DEFENDING AGAINST SOCIAL MEDIA: HOW PUBLIC CRIMINAL DEFENSE HELPS US ADDRESS SOCIAL MEDIA GOVERNANCE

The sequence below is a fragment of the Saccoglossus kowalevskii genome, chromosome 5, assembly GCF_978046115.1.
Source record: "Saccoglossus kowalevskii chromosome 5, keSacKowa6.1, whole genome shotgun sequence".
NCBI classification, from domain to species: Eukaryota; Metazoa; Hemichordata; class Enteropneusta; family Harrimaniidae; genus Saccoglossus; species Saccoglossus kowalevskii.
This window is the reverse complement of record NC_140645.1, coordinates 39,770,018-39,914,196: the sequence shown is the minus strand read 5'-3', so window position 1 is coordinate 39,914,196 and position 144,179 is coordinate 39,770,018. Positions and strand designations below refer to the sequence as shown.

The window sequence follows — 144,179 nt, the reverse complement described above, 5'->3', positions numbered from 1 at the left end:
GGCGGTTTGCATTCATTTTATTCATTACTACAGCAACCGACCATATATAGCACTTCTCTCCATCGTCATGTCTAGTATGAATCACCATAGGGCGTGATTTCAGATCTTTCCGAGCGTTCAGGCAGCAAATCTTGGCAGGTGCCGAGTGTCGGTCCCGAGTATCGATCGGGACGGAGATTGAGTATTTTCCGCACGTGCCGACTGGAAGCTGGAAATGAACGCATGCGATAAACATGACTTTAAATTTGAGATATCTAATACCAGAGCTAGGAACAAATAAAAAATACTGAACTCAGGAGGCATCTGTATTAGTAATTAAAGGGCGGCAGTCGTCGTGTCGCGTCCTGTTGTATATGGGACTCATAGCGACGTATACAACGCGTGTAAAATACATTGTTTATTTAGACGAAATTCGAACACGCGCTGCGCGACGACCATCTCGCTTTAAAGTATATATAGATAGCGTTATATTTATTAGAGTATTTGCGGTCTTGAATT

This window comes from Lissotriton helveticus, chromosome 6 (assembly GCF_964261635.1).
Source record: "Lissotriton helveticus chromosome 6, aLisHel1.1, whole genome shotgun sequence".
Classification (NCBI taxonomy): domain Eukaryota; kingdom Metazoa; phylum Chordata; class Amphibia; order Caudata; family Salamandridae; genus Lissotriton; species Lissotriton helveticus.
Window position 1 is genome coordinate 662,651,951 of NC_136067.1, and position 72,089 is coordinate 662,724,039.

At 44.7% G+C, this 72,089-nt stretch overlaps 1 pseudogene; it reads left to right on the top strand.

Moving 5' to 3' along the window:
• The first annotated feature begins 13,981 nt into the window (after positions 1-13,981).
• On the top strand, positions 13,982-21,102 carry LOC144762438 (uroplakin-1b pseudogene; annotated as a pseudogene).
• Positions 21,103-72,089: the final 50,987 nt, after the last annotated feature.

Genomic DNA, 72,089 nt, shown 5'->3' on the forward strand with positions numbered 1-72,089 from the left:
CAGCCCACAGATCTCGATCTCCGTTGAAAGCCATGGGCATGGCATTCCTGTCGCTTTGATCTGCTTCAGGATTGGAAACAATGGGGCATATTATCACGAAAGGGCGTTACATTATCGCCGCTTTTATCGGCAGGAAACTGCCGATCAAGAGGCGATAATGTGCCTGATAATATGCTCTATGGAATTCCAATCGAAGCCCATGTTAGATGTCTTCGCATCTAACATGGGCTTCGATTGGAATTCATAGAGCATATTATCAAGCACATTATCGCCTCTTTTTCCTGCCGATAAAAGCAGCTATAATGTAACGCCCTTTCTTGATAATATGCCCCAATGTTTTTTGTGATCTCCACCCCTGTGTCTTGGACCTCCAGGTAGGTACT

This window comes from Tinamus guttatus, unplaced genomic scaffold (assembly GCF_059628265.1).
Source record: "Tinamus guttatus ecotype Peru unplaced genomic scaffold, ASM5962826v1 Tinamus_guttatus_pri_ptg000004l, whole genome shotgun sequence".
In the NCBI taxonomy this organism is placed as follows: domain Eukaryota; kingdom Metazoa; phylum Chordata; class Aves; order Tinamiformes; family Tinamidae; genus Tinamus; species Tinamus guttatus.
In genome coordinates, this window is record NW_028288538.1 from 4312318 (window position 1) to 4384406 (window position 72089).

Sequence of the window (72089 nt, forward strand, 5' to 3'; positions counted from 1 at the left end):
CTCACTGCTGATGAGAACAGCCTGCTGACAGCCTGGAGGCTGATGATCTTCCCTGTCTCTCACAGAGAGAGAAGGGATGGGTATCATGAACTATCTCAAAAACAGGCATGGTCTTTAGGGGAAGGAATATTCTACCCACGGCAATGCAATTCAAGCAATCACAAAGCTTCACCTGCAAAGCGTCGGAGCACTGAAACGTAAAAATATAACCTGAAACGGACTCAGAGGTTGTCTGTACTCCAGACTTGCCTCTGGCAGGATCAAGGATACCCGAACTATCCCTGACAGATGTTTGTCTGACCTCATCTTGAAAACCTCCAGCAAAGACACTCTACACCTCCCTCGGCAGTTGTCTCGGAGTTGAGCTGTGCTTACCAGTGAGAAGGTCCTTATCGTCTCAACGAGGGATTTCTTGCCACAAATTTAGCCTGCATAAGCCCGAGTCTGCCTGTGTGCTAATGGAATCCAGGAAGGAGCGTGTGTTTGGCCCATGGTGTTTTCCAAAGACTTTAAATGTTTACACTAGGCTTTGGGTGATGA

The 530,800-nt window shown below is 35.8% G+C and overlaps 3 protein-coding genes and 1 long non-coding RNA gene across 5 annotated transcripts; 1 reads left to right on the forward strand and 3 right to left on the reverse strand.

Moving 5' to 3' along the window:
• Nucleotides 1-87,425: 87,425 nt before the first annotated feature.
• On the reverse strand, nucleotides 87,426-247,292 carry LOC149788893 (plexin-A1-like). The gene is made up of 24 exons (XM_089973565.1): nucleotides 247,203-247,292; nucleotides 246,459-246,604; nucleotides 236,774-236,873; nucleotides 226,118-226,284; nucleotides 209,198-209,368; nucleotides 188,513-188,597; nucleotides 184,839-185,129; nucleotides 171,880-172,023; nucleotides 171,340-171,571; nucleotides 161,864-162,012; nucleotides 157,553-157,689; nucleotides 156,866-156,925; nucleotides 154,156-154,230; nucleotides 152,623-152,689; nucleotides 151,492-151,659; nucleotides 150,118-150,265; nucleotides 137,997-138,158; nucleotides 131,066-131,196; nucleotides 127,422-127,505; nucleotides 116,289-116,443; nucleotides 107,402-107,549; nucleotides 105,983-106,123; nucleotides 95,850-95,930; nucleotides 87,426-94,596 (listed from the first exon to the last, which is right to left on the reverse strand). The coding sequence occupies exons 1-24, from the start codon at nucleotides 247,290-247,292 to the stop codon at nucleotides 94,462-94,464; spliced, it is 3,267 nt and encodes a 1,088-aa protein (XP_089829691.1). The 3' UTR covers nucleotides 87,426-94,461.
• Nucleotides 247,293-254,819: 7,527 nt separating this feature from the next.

As justice-minded academics, we want to understand the role of social media in civil society with a vested interest in ensuring that social media serves a pluralistic society fairly and equitably. Gillespie (2018) has helped frame this task in terms of both governance of platforms and by platforms, but we also want to know what state governments do with social media (Gorwa, 2019). This paper focuses on how social media companies cooperate with state governments to hold users criminally liable, and the lessons this case bears for understanding and improving the fairness and equity of judicial governance. We draw on interviews with twenty public criminal defenders in NYC in which we asked: 1) where social media appears in their cases and the role it plays; 2) their access to user content and social media companies; and, 3) how they use social media as evidence and defend against it. We identified three problem areas around fair and equal access to the law. First, we heard concerns that the cooperation of social media companies was asymmetrical because companies worked almost exclusively with law enforcement. Second, public defenders were upset about overly broad search warrants that furnished the full contents of a suspect’s social media account. Third, public defenders complained about the use and admission of prejudicial evidence that played to negative, racial stereotypes of their clients. We suggest several reforms for judicial governance, including more nearly equitable cooperation practices, restrictions on search warrants, and admissibility protocols and disclaimers on admitted materials.